Estimated reading time: 2 minutes, 54 seconds. Contains 580 words
As an audience member, have you ever heard an emcee on stage introduce or close an act by describing it as “Awesome”?
That dance performance was … Awesome!
Up next we will have an act that is simply … Awesome!
That accounting presentation was so … Awesome!
Based on these, it seems like everything is “Everything Is Awesome”.
‘Awesome’ is an awesome word, and there is nothing inherently wrong with it. However, people have a tendency to keep using it over and over on stage. It boggles the mind, that of all the words in the world, people choose to use ‘awesome’ as the word to repeat. Maybe it rolls off the tongue better, or maybe it seems to be more impressive than just a simple ‘good’ or ‘great’. Either way, the “one-word-to-describe-it-all” problem is still the same, and it is most definitely not awesome.
The problems of the parrot
Among my group of emcee friends, we’ve begun referring to people who use the word ‘awesome’ to describe everything, as “Awesome Parrots.” It’s a nice nickname (it sounds awesome!), but it’s also something you want to avoid being.
Wise men learn by other men’s mistakes, fools by their own. -Unknown
I gave a talk on learning and progressing as a public speaker recently, when I was asked by a participant, “how exactly can we model and learn specific skills from observing other, better speakers”.
Earlier, I had spoke about shortcutting one’s route to success, by observing the best, and incorporating the best practices into’s one’s arsenal of skills.
This is was one of the personal strategies that helped catapult my progress within a relatively short span of time, and it’s a very powerful and efficient strategy, especially in an era when resources and case studies are made easily available with the internet and Youtube.
So how exactly can one learn and model after others?
I got the privilege of evaluating an advanced project during a meeting at Tampines Changkat Toastmasters Club this evening. The project was on “Crisis Management”. The speaker was expected chair a media conference and deliver an official statement addressing a crisis that had struck the organization that he was working for. Thereafter, he would be required to chair a question and answer session from members of the media – tough interrogators who are hungry for sound bites and hawkish for answers.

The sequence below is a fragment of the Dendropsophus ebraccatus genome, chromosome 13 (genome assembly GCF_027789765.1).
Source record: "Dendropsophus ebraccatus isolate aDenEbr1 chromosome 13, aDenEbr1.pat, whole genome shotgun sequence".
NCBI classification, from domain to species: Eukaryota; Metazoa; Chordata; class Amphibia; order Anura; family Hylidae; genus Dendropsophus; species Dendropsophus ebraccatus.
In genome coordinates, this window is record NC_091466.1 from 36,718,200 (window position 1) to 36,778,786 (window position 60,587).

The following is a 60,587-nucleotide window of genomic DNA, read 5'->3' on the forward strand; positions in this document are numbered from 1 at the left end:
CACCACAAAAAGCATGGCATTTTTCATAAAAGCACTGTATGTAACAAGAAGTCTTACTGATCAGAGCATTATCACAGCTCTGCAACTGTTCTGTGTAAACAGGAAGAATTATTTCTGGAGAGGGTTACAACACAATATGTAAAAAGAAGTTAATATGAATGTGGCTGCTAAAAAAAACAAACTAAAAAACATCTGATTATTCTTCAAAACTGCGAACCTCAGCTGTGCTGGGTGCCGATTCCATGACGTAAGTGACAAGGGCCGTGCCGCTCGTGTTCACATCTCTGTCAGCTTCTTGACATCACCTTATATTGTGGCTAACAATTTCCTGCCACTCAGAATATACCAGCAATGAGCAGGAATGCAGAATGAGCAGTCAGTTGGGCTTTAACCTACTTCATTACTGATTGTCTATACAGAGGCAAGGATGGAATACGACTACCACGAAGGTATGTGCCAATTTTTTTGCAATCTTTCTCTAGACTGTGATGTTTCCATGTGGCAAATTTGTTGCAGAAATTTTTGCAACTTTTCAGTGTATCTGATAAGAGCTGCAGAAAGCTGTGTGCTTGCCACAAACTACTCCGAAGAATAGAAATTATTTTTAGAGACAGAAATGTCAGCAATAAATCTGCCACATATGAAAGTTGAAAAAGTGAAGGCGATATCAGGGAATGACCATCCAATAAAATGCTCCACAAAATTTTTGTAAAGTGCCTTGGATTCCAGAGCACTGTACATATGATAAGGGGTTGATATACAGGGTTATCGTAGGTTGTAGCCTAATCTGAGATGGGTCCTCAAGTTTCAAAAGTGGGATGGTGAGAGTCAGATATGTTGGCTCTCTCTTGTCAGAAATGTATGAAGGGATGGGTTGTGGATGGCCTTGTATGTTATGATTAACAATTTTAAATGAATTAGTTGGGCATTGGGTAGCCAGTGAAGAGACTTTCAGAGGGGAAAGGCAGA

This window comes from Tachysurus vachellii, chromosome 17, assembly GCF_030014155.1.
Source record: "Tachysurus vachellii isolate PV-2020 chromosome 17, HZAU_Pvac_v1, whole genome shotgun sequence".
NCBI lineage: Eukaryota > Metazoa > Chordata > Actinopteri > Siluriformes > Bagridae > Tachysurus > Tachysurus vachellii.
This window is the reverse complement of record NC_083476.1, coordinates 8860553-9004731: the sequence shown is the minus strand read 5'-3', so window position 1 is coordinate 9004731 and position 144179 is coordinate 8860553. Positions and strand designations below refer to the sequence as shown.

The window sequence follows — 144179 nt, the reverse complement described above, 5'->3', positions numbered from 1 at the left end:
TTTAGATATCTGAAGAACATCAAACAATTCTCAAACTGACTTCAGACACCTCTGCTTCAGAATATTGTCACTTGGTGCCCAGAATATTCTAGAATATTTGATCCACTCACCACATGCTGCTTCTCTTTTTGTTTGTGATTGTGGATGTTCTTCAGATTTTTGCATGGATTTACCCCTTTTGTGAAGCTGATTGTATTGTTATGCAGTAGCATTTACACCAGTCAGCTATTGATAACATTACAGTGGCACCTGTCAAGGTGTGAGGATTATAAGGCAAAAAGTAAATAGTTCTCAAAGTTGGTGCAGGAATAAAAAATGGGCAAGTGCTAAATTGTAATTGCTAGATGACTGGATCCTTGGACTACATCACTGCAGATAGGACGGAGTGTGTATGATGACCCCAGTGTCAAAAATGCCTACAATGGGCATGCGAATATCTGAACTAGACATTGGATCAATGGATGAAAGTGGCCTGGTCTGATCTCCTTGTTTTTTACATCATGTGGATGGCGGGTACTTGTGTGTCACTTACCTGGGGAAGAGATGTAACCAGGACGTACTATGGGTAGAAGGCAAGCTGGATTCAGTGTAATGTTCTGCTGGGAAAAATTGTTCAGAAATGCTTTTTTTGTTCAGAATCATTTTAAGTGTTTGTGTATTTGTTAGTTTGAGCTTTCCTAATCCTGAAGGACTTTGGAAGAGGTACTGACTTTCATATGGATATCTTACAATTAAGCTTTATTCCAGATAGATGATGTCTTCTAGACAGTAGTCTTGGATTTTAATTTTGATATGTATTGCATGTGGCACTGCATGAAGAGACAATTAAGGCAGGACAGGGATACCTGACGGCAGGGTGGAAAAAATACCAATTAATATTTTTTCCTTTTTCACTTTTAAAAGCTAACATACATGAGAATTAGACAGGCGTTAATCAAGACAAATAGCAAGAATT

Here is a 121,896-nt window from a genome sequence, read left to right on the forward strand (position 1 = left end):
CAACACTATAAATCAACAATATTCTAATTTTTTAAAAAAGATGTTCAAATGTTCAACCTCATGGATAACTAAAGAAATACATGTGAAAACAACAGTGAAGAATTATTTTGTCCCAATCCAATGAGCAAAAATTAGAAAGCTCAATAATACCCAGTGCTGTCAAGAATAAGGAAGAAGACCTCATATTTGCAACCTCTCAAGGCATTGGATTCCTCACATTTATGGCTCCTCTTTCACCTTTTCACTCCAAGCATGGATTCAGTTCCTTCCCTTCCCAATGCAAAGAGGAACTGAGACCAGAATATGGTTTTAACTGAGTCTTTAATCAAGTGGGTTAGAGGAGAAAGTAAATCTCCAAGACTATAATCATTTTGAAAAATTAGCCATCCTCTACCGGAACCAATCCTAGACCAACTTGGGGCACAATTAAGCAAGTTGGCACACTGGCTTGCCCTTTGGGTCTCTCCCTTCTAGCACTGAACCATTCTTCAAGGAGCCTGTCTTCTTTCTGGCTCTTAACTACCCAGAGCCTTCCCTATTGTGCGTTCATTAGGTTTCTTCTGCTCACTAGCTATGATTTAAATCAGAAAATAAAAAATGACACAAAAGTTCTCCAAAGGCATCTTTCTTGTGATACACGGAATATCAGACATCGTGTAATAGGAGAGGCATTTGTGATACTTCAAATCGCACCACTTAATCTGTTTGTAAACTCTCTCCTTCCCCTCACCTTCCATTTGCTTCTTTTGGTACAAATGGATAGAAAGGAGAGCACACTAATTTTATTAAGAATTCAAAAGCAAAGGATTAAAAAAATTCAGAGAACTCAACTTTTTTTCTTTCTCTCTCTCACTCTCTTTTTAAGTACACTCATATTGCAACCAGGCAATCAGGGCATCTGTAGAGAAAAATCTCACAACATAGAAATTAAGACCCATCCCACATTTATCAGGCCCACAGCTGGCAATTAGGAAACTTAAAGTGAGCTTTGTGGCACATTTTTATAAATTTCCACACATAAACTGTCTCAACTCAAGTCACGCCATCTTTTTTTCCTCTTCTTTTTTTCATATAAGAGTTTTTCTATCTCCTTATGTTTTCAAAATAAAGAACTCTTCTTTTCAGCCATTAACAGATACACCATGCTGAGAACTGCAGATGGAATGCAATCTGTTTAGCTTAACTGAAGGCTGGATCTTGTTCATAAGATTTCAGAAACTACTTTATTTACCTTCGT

The speaker had to be on his toes and watch what he said – for any slip could further stoke the flames and potentially devastate the company further.
The speaker who attempted this project for the night, Gregory Ernoult, ACB, managed this challenge admirably. In fact, it was such an admirable attempt that it helped to surface a few pertinent points in crisis/media management and prompted me to blog about it (for you) too!
Since it’s close to 4am, and I’m too tired and lazy to think of an alternative structure to share those ideas, I shall proceed simply by sharing the three main areas Greg did particularly well in followed by the three suggestions I thought he could use to enhance his presentation and Q&A. But before we begin, we’ll have to understand the setting for his “crisis” first. Continue reading Six Speaking Skills You Need For Managing a Crisis→
Are you looking for ways to enhance your public speaking skills, yet unsure of how to go about doing so?
Do you recognize the value of learning by making mistakes, yet are too afraid of making a costly mistake at work?
Are you looking for a safe and supportive environment to grow as speaker then?
If your answer is a resounding YES to any of those questions I’ve just asked, then this post’s for you! (especially if you’re residing in Singapore!)
Well, following my presentation on national radio, I felt inclined to do my bit to spread the word for the Toastmasters Movement in Singapore. I have, after all, benefited a lot from the support and advice that Toastmasters from all walks of life have given me – and if it’s helped me, I’m sure it can help you too. But just what is the Toastmasters all about? And how do you go about joining it? Are all Toastmasters Clubs the same and what are some of points I need to take into consideration before joining it?